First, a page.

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The world's 5 highest-paid elected women leaders

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In the United States, working women on average earn 80.5 cents for every dollar brought home by a man doing a similar job, according to the Institute for Women's Policy Research. So it may come as no surprise that the top five highest-earning elected women serving in governments worldwide, as surveyed by British financial service firm IG Group, coincidentally happen to earn less than their elected male counterparts in an all-gender list of of elected, appointed and lifetime world leaders.

The top five elected men in IG's list of highest-earning world leaders pulled in an average $457,112, compared to an average $275,034 — or 40 percent less — for the ladies. Now, presidential and other executive-level government salaries are set by law and are not, in general, gender-dependent, but it is interesting to note that it is those Western nations that have somewhat lower political salaries that women have reached the highest elective echelons.

— By CNBC's Kenneth Kiesnoski. Sources: IG Group, Google/World Bank
Posted 1 May 2018

5. Prime Minister Erna Solberg, Norway — $210,714

Norwegian Prime Minister Erna Solberg who is a co-chair of the World Economic Forum in 2018
Sean Gallup | Getty Images

With a master's degree in sociology, political science, statistics and economics, Solberg leads one of the wealthiest nations in the world, with a per capita GDP of $70,812, and one of its happiest, too.

Sources: IG Group, Google/World Bank

4. Prime Minister Theresa May, United Kingdom — $212,247

British Prime Minister Theresa May leaving 10 Downing Street.
Jack Taylor | Getty Images

May was elected Britain's second-ever female prime minister in 2016, in the wake of the country's so-called Brexit vote to leave the European Union. The United Kingdom boasts the world's fifth-largest economy, with an annual GDP of just more than $2.6 trillion.

Sources: IG Group, Google/World Bank

3. Prime Minister Katrín Jakobsdóttir, Iceland — $242,619

Anadolu Agency | Getty Images

Like May, also the second female prime minister to serve in her country, Iceland's Katrín Jakobsdóttir worked in media as a freelancer before starting her political career in the early 2000s. Although its prime minister is among the world's best paid, Iceland's economy, at $20 billion in GDP annually, is relatively small. However, as there are only 334,252 Icelanders, that comes out to a wealthy per capita GDP of about $59,977.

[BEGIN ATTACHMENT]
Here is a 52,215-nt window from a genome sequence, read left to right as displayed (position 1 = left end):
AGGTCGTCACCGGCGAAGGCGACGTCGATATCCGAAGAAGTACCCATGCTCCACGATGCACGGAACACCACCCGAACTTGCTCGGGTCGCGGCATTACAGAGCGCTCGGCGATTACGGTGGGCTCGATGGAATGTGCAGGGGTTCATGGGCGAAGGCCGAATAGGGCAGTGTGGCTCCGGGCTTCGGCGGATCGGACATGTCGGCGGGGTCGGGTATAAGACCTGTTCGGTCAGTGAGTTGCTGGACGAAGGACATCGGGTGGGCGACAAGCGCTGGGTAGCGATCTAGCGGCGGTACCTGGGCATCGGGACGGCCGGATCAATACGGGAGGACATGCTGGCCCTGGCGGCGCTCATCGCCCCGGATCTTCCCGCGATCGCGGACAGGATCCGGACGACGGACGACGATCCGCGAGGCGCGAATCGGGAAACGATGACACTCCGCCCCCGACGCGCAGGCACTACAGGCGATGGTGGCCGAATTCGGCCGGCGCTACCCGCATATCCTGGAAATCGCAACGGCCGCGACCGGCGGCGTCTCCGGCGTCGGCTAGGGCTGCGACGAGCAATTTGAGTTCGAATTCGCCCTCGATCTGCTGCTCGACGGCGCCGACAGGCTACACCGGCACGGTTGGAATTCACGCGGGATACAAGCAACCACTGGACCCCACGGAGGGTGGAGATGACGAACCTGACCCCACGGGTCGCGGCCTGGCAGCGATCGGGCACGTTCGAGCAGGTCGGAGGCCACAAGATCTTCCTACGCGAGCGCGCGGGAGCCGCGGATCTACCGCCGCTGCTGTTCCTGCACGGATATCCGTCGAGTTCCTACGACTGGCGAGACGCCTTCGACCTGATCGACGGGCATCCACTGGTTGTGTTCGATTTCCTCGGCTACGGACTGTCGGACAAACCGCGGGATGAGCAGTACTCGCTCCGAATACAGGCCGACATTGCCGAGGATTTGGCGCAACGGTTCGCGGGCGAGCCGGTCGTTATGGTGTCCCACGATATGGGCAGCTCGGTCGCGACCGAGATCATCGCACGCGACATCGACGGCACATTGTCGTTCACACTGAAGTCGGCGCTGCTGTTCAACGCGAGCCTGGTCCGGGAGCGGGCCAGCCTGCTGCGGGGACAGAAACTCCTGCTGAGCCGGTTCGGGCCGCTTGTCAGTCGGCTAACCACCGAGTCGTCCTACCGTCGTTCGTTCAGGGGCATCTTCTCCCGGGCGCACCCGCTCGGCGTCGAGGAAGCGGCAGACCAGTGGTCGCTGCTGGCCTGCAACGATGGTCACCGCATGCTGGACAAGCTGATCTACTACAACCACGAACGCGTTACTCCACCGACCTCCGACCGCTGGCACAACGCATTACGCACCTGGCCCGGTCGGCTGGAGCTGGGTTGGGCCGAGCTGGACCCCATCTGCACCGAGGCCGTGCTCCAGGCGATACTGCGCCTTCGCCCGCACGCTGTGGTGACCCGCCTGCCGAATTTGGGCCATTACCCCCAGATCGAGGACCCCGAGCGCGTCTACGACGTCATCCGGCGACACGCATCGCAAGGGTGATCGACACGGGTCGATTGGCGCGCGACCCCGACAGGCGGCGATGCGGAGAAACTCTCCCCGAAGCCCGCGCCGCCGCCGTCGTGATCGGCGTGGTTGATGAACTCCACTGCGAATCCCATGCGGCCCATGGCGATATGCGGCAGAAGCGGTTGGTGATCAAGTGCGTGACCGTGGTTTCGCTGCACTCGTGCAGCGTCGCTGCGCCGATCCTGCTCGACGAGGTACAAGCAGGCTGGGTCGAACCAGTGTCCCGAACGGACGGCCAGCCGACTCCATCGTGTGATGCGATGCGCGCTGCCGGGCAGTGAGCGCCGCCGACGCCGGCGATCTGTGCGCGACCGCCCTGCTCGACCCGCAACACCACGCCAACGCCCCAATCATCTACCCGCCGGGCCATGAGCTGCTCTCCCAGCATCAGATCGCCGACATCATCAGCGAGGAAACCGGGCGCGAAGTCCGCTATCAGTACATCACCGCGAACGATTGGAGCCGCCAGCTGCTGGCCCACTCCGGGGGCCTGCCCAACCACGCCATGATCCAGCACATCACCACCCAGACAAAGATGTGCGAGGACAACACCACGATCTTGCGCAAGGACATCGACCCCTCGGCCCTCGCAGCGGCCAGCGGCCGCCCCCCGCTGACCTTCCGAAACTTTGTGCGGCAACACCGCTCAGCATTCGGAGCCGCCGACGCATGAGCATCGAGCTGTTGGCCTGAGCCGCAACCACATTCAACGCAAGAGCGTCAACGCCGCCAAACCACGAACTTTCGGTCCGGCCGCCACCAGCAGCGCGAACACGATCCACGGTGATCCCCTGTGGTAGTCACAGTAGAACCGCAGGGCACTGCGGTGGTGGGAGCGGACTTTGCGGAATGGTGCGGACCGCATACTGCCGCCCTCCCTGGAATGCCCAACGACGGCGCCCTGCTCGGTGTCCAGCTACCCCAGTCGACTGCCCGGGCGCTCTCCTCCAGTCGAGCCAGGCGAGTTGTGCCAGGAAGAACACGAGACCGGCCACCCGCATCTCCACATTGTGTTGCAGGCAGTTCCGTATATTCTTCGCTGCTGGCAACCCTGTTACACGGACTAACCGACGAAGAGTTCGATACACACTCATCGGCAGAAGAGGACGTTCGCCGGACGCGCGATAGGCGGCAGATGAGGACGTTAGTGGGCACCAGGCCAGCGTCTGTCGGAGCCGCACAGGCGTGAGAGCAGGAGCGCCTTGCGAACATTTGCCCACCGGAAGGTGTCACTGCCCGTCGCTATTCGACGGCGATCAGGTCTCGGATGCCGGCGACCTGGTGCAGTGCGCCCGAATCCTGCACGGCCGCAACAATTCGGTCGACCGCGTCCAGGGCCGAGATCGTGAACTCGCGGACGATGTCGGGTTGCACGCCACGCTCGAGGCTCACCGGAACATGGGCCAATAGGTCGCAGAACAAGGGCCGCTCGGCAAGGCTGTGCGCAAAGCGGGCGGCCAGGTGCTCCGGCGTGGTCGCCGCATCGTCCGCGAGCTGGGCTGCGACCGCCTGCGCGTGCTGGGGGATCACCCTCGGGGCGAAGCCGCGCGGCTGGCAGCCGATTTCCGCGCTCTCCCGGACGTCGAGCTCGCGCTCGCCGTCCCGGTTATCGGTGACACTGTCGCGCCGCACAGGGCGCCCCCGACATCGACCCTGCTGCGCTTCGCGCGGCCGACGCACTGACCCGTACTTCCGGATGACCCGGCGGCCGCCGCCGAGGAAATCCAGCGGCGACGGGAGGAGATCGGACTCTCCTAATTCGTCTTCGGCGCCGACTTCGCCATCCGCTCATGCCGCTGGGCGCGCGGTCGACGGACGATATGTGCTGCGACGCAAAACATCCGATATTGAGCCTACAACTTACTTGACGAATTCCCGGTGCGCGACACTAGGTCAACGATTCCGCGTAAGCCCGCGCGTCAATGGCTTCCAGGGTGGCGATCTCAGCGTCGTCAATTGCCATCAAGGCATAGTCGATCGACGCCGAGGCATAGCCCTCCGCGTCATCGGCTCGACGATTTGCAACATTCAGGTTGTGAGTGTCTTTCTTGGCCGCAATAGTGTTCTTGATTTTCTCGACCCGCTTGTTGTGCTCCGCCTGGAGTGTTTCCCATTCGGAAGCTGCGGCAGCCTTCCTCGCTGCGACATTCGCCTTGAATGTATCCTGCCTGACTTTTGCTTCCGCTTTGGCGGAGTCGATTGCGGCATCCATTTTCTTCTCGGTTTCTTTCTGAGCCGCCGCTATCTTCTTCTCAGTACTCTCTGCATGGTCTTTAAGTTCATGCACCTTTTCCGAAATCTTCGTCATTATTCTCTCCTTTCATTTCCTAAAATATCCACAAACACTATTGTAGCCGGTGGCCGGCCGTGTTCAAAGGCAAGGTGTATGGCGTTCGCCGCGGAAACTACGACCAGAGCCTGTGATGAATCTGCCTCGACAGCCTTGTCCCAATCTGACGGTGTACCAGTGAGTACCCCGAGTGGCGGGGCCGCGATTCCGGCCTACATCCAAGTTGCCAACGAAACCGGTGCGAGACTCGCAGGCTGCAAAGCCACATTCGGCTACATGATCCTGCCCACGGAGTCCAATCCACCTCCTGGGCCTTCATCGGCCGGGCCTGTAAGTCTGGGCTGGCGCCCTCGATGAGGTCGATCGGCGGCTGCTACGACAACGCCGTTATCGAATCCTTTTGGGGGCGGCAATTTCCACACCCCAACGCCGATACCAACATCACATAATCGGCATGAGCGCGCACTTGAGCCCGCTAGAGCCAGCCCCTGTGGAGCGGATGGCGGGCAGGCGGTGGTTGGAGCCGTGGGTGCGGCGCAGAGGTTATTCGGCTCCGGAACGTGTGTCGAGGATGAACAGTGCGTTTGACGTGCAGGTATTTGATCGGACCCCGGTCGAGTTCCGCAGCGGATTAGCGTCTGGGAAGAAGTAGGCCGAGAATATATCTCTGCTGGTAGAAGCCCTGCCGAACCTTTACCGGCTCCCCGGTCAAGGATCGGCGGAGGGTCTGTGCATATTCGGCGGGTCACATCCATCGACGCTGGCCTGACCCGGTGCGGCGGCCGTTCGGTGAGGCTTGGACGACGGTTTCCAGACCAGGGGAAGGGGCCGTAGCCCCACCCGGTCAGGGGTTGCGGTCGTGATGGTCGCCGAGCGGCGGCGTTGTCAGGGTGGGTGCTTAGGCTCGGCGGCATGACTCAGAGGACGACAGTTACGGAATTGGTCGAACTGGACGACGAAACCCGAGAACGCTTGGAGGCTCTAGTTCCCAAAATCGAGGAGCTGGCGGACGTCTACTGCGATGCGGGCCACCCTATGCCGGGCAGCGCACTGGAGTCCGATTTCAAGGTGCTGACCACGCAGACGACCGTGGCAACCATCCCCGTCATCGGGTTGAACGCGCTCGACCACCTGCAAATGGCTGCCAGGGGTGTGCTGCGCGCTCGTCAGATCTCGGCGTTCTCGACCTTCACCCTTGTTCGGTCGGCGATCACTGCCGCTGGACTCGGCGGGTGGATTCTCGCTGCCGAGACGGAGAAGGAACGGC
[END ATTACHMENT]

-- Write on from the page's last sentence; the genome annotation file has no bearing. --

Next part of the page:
Sources: IG Group, Google/World Bank

2. Prime Minister Jacinda Ardern, New Zealand — $339,862

Jacinda Adern, New Zealand's Prime Minister
Kerry Marshall/Getty Images

Unlike many prime ministers and presidents, Ardern has worked in government from the get-go, joining former Prime Minister Helen Clark's government right after graduating college in 2001. Ardern herself now heads the world's 53rd-largest economy, with annual per capita GDP of $39,427, but rakes in the second-highest salary among female leaders.

Sources: IG Group, Google/World Bank

1. Chancellor Angela Merkel, Germany — $369,727

German Chancellor Angela Merkel speaks at the headquarters of SPD for preliminary coalition talks on January 7, 2017.
Sean Gallup | Getty Images

Born and educated in the former East Germany and a united Germany's chancellor since 2005, Merkel is perhaps the best-known female world leader since Britain's Iron Lady, Margaret Thatcher — with whom she's often compared. She heads the world's fourth-largest economy — after the U.S., China and Japan — with an annual GDP of around $3.47 trillion and, along with French President Emmanuel Macron, is an effective overseer of the collective $17.1 trillion economy of the 28-nation European Union.

Sources: IG Group, Google/World Bank